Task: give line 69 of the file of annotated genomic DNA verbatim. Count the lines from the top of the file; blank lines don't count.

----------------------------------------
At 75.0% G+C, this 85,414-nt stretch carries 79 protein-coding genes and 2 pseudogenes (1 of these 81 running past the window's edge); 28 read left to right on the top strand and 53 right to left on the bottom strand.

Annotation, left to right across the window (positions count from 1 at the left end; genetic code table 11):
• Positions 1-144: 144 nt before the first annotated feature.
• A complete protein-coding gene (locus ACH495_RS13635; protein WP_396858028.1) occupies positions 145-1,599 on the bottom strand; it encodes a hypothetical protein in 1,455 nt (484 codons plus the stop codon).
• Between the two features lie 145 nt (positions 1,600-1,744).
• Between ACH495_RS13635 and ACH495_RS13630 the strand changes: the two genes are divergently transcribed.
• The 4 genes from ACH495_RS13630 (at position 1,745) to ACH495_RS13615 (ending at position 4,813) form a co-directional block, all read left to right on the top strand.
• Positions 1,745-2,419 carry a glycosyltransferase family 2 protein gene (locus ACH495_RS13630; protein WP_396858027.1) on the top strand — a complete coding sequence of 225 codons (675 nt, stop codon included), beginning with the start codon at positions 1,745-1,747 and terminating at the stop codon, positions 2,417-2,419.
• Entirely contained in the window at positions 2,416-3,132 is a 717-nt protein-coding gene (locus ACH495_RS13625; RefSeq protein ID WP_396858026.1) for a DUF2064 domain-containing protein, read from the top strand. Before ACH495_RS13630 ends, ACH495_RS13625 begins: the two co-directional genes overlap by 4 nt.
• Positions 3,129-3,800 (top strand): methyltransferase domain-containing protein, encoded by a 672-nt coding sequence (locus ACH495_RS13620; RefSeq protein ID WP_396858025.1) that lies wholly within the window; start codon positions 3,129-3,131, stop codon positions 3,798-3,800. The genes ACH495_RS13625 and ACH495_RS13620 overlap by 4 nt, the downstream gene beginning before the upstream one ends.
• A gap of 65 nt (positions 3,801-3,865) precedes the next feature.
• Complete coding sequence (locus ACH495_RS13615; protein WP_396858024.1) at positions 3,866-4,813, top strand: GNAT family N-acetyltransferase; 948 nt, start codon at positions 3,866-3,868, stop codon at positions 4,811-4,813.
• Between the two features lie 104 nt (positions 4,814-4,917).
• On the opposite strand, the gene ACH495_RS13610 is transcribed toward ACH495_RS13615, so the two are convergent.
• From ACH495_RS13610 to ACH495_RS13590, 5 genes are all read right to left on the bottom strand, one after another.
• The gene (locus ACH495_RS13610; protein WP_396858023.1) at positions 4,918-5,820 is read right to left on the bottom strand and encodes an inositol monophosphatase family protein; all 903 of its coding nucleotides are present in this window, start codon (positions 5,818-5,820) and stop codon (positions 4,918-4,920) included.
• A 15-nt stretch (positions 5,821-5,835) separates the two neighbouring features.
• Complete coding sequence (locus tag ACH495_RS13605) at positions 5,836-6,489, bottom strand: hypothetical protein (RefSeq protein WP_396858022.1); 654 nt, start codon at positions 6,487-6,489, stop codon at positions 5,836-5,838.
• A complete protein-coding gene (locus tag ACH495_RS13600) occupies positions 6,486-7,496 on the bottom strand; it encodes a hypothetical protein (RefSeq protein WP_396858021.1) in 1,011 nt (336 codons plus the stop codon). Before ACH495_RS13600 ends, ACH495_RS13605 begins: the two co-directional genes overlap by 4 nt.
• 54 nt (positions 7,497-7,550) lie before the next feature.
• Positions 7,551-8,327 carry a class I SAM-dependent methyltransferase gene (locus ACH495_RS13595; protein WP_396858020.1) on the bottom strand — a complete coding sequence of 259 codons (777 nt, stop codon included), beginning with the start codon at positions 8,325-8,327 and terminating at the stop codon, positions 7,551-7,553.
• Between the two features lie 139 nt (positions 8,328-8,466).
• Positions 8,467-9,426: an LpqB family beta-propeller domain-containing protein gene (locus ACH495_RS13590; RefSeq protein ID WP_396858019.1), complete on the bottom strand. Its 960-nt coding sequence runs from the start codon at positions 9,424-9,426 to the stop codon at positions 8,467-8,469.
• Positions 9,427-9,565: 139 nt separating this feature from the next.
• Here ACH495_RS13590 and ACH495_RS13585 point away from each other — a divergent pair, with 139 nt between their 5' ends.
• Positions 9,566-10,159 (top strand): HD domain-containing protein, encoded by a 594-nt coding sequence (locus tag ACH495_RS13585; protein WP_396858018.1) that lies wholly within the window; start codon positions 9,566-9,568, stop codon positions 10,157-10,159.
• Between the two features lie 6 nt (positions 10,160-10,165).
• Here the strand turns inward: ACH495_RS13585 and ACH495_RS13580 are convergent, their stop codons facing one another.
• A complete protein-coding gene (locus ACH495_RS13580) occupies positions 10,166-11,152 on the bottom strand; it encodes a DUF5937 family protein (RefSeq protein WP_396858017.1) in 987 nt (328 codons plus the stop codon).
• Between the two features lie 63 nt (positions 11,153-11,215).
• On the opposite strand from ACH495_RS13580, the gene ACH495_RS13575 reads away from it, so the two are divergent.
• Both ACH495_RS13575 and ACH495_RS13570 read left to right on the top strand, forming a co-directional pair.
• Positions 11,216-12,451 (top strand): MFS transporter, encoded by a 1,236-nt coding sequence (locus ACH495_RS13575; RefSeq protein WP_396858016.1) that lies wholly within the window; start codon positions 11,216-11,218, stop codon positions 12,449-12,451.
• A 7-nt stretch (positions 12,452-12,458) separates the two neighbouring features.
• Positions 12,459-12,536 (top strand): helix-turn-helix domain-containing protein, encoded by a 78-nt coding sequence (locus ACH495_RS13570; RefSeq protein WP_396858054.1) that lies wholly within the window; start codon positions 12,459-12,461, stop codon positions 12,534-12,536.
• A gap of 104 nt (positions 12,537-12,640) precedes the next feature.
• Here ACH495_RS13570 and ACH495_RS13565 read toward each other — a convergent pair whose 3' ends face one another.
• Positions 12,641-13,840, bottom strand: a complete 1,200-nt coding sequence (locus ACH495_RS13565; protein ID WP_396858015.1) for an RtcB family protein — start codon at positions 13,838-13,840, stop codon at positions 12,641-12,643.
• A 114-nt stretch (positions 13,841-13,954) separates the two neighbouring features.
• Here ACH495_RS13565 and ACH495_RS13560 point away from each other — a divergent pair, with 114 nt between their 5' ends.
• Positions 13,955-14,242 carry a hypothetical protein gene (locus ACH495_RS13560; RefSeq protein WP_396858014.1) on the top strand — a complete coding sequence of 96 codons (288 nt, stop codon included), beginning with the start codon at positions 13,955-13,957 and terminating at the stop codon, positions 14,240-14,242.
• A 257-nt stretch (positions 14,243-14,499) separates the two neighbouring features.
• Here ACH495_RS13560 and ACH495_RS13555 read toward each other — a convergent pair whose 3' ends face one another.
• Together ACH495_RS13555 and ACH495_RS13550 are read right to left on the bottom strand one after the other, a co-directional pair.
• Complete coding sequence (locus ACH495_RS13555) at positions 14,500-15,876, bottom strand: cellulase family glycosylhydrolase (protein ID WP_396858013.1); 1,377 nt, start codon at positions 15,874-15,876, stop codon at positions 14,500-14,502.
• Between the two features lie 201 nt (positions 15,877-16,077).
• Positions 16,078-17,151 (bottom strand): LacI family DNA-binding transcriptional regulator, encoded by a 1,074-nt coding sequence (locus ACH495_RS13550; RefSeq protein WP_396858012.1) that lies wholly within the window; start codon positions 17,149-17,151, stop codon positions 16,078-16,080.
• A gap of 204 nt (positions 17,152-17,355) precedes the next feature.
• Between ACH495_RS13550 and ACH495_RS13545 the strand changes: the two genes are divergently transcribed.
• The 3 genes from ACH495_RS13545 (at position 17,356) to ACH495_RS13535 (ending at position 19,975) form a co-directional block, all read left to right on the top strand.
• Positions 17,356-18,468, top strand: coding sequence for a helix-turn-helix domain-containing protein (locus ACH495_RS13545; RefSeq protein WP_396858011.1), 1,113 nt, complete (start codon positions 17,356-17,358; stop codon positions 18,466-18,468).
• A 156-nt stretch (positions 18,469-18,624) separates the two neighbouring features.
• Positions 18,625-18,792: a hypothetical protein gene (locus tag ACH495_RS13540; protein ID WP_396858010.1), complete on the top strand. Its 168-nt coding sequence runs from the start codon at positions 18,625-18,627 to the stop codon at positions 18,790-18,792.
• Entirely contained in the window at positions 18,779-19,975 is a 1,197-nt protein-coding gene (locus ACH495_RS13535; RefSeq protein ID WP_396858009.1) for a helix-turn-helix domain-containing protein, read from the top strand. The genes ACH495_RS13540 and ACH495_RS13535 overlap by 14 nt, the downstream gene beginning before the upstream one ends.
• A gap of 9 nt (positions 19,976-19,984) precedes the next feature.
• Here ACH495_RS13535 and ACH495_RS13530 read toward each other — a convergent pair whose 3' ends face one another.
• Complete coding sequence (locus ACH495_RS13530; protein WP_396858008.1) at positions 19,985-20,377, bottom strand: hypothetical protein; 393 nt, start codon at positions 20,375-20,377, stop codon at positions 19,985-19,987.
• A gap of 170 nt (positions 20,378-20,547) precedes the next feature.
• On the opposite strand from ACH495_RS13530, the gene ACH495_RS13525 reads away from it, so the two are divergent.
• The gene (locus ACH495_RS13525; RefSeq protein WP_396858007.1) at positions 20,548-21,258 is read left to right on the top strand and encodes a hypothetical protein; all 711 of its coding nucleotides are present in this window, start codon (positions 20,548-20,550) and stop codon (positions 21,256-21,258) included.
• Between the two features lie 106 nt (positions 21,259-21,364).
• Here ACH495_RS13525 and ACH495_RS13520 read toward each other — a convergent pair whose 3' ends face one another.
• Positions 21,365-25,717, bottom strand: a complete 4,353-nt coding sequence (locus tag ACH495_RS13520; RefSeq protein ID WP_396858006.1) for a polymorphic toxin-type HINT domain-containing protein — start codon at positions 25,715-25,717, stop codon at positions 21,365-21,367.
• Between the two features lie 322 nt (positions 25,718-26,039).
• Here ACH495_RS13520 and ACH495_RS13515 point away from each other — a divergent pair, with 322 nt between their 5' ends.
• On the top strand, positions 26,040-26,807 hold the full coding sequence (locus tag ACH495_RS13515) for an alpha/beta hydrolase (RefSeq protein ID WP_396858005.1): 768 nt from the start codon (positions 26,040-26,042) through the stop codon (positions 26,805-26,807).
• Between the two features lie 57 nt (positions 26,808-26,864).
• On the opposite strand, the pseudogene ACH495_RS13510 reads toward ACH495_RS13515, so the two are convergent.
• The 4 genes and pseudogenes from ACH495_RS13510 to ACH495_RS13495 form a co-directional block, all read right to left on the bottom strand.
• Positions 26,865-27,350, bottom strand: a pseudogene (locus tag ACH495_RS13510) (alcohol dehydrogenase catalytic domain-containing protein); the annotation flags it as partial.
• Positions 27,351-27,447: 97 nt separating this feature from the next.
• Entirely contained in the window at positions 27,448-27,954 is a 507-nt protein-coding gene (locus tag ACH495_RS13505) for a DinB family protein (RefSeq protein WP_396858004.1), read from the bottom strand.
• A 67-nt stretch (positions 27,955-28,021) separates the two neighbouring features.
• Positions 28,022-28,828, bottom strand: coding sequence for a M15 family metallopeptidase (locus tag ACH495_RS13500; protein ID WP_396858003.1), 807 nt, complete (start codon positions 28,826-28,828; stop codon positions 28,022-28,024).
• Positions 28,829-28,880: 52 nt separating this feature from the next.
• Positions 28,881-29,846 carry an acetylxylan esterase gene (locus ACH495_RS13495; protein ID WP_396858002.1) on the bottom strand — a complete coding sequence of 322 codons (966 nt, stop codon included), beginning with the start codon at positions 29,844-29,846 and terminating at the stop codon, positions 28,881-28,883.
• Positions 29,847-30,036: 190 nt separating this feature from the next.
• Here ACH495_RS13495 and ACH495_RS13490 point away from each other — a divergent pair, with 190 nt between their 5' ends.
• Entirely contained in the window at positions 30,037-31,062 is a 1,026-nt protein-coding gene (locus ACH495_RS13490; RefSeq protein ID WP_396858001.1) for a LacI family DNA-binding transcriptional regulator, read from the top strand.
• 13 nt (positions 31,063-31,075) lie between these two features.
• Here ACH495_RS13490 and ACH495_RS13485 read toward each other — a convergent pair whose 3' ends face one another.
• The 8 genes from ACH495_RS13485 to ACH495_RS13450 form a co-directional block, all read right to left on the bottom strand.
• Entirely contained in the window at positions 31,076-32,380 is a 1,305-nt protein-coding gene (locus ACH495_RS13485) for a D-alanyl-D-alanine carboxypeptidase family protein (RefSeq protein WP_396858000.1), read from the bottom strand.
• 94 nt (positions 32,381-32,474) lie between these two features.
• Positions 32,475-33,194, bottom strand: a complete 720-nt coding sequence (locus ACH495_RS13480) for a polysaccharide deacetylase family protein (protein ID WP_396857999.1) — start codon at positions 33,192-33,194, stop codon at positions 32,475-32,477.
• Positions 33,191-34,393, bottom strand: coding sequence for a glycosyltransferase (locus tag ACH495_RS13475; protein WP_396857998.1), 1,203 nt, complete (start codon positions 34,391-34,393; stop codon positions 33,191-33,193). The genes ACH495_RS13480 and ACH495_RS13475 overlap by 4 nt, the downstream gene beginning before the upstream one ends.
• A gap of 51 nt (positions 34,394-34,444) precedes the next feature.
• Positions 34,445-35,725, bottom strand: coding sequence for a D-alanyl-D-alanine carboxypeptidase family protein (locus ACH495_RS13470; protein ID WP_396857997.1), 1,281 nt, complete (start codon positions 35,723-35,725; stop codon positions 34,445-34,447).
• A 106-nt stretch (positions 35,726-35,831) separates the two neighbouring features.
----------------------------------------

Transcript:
• The 4 genes and pseudogenes from ACH495_RS13510 to ACH495_RS13495 form a co-directional block, all read right to left on the bottom strand.